The next morning our destination was Old Faithful and the lower loop of the park. We were lucky to get a great parking spot next to the Old Faithful Inn, and made our way to the geyser to wait. She blows every 90 minutes, but fortunately we only had to wait 30 minutes, so we ate our lunch. After the eruption the kids said, “That’s it? Can we get some ice cream now?” So we did, and then we continued around the southern loop, making our way to the Yellowstone Lake for some fishing. We didn’t catch anything, but the guys fishing next to us caught a lake trout and asked us if we wanted it. Apparently all other types of trout are catch and release, but the lake trout is invasive and you are not allowed to toss it back. So Todd whacked it with a stick, cleaned it, put in in a plastic bag, and threw it in the cooler. No hotdogs for us tonight!
We started the long drive back to the campsite at around 7pm and the scenery blew us away. We saw bison, baby bison, and elk. Awesome. We finally ate dinner at around 10pm, which was the most delicious dinner of the whole trip – fresh trout, black beans, and cabbage. Yum!
On day 5 we headed south again, toward the Grand Tetons. Again, we had to get an early start because we wanted to camp at Jenny Lake, a popular tent-only site right on the lake. We made it just in time and got the last spot, but had to wait forever for three stoner dudes to pack it up and leave in the 90-something degree sun. But we didn’t mind because, holy cow, those Tetons are something else. Bam! They are right in your face – no foothills – just jagged mountains jetting out of the earth, next to pristine spring lakes, and wildflowers everywhere.
Jenny Lake ended up being a great spot to camp, and unlike Yellowstone, we didn’t have to do much driving. We could walk to the lake from our site, or to the boat house to get a ride across the lake for a nice little hike to Hidden Falls and Inspiration Point.
We drove about 30 minutes to Jackson one night for dinner at a brewery, and to check out the town Todd lived in for a year, back in the day. We were hoping to run into Harrison Ford (Hans Solo!) who lives there, but no luck. Bummer.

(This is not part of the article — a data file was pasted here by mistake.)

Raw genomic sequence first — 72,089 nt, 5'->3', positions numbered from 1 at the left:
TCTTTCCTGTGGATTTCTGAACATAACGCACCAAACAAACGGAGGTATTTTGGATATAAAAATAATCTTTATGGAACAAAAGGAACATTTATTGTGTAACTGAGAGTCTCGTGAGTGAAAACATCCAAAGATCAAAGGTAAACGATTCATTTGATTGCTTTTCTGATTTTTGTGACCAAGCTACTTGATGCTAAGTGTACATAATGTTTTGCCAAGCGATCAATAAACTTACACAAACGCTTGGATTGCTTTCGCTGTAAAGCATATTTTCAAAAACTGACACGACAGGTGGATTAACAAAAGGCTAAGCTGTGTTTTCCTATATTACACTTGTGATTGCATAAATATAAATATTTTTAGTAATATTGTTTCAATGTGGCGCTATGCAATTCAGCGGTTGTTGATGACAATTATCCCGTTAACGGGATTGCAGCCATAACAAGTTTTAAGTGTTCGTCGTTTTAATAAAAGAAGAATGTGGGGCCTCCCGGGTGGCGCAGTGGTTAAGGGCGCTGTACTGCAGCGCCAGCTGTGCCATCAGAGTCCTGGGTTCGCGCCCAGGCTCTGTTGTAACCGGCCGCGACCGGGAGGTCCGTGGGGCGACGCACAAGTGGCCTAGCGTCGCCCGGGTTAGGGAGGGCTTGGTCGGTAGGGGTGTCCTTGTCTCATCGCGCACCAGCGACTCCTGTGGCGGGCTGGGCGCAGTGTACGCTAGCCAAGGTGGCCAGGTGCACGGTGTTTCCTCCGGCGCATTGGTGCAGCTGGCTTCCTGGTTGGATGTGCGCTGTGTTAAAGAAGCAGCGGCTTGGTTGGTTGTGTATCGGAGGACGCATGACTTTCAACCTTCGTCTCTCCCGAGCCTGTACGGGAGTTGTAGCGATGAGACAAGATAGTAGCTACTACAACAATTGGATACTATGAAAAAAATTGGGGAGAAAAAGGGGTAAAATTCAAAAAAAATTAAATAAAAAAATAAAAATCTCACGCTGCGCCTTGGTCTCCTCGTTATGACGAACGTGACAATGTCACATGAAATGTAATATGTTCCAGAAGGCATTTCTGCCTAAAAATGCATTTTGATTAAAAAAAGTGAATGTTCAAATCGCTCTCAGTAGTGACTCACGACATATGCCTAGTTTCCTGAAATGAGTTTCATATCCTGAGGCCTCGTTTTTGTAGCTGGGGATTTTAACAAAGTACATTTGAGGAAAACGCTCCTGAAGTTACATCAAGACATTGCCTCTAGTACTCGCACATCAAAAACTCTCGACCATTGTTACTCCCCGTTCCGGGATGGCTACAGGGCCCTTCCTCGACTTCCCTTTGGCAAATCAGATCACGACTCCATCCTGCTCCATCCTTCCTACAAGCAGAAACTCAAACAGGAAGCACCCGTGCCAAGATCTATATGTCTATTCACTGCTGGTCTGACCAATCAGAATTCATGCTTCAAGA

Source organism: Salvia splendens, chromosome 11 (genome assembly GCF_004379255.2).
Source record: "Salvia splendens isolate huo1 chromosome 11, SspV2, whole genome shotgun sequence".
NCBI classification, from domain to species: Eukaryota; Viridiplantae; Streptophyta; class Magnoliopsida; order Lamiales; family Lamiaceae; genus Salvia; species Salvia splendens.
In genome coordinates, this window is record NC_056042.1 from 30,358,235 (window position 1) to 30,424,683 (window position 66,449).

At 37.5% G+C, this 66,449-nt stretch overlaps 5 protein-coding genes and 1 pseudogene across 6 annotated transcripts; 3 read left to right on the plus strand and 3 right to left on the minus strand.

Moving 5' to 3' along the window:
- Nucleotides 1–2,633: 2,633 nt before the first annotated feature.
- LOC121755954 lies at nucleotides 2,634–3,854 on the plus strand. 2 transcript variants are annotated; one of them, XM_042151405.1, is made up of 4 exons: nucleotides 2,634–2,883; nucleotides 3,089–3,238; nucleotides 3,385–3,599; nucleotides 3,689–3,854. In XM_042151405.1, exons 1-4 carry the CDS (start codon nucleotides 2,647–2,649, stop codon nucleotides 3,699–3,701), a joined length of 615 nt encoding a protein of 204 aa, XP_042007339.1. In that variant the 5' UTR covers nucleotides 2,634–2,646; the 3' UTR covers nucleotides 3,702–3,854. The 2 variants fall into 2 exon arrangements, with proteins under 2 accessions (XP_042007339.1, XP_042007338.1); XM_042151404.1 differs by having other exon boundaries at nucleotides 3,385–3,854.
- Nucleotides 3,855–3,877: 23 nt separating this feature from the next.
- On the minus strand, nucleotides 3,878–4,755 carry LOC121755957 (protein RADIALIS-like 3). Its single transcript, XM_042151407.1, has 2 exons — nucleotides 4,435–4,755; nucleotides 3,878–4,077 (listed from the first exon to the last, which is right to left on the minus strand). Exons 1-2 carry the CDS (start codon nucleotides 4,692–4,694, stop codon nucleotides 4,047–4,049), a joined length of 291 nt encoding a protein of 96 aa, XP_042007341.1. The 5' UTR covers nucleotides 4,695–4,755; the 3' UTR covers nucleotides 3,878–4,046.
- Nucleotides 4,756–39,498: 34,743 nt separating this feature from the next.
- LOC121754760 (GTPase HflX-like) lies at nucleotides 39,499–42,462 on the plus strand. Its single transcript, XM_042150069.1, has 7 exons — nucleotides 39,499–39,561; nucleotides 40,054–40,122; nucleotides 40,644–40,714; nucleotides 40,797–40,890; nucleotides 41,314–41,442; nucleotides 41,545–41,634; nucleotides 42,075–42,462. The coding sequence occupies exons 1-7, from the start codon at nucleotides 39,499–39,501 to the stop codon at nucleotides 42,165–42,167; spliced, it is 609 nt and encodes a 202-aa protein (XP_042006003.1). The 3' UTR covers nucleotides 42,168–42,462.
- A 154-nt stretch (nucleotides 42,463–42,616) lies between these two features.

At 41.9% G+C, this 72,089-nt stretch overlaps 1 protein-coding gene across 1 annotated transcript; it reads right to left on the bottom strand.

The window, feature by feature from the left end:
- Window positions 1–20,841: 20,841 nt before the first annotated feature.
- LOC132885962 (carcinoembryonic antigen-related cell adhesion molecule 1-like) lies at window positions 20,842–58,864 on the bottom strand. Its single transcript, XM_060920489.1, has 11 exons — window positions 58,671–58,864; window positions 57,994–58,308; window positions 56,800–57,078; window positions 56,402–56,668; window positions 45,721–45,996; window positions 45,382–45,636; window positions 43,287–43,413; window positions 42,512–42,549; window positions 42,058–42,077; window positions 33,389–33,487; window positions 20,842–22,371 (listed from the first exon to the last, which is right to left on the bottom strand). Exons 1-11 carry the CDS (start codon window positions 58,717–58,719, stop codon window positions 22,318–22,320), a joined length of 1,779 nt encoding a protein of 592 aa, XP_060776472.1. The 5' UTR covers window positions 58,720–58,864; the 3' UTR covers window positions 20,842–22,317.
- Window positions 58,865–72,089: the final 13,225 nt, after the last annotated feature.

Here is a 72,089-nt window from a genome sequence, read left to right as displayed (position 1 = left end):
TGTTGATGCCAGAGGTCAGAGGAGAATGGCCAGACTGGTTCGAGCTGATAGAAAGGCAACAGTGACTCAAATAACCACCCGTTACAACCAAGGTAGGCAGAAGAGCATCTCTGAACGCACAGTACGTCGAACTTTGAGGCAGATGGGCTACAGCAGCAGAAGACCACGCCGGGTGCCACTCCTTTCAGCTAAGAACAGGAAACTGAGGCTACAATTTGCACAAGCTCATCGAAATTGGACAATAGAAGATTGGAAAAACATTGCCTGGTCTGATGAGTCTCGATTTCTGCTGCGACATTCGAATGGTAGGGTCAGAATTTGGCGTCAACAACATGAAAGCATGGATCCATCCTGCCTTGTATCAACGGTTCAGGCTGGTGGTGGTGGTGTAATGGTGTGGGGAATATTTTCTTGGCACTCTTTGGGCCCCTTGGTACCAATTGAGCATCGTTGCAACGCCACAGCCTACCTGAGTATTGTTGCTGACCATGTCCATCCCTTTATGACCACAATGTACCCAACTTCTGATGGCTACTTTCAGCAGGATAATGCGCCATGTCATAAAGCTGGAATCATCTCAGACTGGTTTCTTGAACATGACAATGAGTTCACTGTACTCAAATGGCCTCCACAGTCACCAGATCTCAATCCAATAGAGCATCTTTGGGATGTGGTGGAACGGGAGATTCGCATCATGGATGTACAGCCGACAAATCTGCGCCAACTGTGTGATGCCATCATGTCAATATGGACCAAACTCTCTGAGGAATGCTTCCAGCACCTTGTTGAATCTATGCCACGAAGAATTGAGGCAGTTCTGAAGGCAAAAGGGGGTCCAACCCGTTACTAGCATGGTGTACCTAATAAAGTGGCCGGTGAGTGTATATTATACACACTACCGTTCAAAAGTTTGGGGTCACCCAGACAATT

Nadine had gotten a cute sweatshirt at the visitor’s center near Jenny Lake, and now Miles wanted a souvenir. So we spent way too much time, in the way too touristy t-shirt shops, that sold ridiculous t-shirts that said things like, “If God intended us to be vegetarians, he would have made broccoli more fun to shoot at.” Finally he chose a simple blue baseball cap with the Wyoming bucking bronco on it. Thank goodness, because he had looked at a t-shirt that said, “All I want for my birthday is a booty hoe” on it, which he thought was hysterical. What does that even mean?
We left the Grand Tetons and Jackson Hole on Saturday, and at around 9 pm on Saturday night we had to pull over because the car was overheating. Fortunately we made it to a KOA campsite in Mountain Home, Idaho, and, well, you know the rest…
So that’s the story of our trip. Like I said, it was a perfect trip. We put the real world on hold for a whole week - jobs, projects, play dates, computers, and TV were all forgotten. It was just the four of us and mother nature, whooping it up, happy as can be. What a perfect way to celebrate the end of the school year and the beginning of summer. We feel so fortunate that we could take a vacation like this – not too expensive (if you don’t include the tow-truck, rental car, and new car we need to buy), and not too far away. Where should we go next year? More of Montana and Glacier National Park? And what vehicle would be the best to take us there? Decisions, decisions…
Click here if you want to see the full slideshow of the trip. And, in closing, here are some photos of the flowers Nadine and I loved taking close-up shots of, with some fun filters applied.